A tangled chain is not particularly useful for carrying out its usual tasks. Similarly, when proteins get tangled up, interacting with each other to form oligomers, some of them might function incorrectly, or even cause harm. Oligomerization is essential for the oncogenicity of the BCRABL oncoprotein, which is responsible for a wide range of human leukaemias. In the February issue of Nature Structural Biology, Peter Kim and colleagues describe the crystal structure for the N-terminal oligomerization domain of BCR–ABL, together with a new mode of oligomer formation. This N-terminal structure is a promising target for the design of oligomerization inhibitors that could disrupt the transforming activity of BCR–ABL.

The BCR–ABL oncogene is formed by the fusion of the BCR (breakpoint cluster region) gene on chromosome 22 with the proto-oncogene ABL (Abelson murine leukaemia viral oncogene homologue) on chromosome 9. The activity of cytoplasmic ABL (c-ABL), a tyrosine kinase, is normally under tight control. However, fusion of the BCR sequences constitutively activates ABL, which is an essential step for BCR–ABL transformation. The first specific kinase inhibitor to be developed, Gleevec, targets the ABL kinase domain and has been shown to be clinically effective in the treatment of chronic myelogenous leukaemia. The N-terminal BCR oligomerization domain is also essential for ABL activation.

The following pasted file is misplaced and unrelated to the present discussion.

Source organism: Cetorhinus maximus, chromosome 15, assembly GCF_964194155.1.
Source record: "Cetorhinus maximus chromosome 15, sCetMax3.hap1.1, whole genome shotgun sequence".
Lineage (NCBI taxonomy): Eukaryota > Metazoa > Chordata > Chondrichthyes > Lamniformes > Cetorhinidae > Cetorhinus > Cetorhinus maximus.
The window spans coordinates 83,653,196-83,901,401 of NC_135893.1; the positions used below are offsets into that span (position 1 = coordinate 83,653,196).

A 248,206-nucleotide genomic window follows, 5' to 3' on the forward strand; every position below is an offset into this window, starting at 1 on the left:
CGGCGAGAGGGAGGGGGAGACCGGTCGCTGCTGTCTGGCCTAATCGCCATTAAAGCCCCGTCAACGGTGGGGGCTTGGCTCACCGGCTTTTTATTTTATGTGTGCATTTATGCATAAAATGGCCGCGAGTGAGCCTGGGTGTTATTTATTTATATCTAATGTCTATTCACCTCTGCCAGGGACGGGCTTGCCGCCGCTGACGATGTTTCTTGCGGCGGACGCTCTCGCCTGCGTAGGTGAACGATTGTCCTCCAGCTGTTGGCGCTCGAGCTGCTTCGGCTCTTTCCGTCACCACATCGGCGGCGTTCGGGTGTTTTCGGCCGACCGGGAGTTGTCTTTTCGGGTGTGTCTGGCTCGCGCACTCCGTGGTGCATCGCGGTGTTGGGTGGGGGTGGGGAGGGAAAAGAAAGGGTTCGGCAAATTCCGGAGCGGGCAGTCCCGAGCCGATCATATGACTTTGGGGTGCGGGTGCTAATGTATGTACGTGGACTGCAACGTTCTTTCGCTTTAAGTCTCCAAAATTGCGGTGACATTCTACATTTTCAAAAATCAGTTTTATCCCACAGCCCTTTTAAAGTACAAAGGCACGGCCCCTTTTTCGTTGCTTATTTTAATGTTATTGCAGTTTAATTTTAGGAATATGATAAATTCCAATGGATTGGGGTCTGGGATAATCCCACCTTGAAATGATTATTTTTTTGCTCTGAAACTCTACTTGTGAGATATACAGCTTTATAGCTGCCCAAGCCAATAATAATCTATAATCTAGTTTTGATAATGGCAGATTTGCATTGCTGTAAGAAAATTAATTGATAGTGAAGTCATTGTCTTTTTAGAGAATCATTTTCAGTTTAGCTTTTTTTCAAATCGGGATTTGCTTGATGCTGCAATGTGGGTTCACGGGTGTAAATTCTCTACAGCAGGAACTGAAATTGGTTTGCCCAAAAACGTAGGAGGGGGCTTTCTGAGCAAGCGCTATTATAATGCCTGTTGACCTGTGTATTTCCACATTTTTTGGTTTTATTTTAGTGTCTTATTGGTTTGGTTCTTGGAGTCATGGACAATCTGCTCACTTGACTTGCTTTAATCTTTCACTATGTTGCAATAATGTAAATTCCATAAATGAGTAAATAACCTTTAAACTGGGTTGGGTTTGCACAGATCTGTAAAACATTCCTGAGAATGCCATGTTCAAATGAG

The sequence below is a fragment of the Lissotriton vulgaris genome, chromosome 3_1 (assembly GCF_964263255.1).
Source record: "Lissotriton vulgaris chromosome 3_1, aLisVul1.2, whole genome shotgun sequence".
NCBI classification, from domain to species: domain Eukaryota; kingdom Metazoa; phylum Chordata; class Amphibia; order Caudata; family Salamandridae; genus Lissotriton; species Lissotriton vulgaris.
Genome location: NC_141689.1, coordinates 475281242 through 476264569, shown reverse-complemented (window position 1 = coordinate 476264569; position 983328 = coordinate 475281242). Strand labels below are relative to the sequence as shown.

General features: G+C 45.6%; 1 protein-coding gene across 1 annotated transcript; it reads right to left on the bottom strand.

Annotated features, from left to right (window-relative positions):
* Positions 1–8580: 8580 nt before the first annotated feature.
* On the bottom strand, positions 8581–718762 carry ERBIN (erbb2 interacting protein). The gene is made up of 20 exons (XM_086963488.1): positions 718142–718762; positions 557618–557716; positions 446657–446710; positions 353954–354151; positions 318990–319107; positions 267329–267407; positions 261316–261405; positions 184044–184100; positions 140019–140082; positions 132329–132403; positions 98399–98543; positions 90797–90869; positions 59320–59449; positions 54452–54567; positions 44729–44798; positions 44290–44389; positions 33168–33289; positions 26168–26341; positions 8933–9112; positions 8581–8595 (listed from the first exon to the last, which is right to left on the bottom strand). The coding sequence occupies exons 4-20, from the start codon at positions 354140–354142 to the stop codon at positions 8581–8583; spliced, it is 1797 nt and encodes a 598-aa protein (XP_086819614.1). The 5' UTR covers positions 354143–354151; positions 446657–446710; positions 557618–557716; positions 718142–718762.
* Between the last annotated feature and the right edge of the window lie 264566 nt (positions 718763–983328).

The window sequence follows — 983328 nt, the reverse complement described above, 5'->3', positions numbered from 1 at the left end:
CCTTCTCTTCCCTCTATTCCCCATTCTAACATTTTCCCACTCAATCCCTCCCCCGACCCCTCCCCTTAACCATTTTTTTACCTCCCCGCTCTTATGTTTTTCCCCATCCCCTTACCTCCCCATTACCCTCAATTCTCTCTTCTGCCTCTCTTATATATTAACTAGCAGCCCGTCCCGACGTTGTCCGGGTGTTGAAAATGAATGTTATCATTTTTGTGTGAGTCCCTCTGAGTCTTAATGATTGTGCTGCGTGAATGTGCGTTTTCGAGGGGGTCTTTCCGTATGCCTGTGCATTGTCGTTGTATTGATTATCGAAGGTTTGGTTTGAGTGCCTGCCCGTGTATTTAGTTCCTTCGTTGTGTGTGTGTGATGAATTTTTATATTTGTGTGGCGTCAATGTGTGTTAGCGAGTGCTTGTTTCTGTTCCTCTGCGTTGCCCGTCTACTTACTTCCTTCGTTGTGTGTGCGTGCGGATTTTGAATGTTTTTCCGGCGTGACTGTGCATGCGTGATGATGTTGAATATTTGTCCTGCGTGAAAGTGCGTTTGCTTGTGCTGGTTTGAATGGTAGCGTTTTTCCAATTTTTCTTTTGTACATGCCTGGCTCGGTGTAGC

The structure showed that BCR–ABL first forms dimers, which then dimerize to form tetramers. Initially, two monomers form a coiled–coil motif between C-terminal α-helices and swap N-terminal α-helices. Subsequently, dimers stack onto each other to form tetramers, the four α-helices lying approximately in the same plane. The use of both coiled–coil packing and domain swapping, each recognized as being important mechanisms of oligomerization, leads to a very stable structure. Clustering of kinase domains is thought to be sufficient to induce kinase activation. The crystal structure indicates that a tetramer might be even more efficient than a dimer at bringing domains together.

Protein–protein interactions are ubiquitous in many diseases and are likely to deliver a wealth of new sites for drug targeting. The few examples of drugs that inhibit such interactions show that this can be a successful strategy. Dimerized domains of anti- and pro-apoptotic proteins block apoptosis, but small-molecule inhibitors of dimerization have been shown to induce cell death. Inhibition of the human immunodeficiency virus 1 (HIV-1) gp41 fusion protein with various peptides provides a further proof of principle. Coiled–coils are well-studied protein–protein interface motifs, and the solved structure of the oligomerization domain of BCR–ABL provides a template for the rational design of inhibitors to disrupt oligomerization.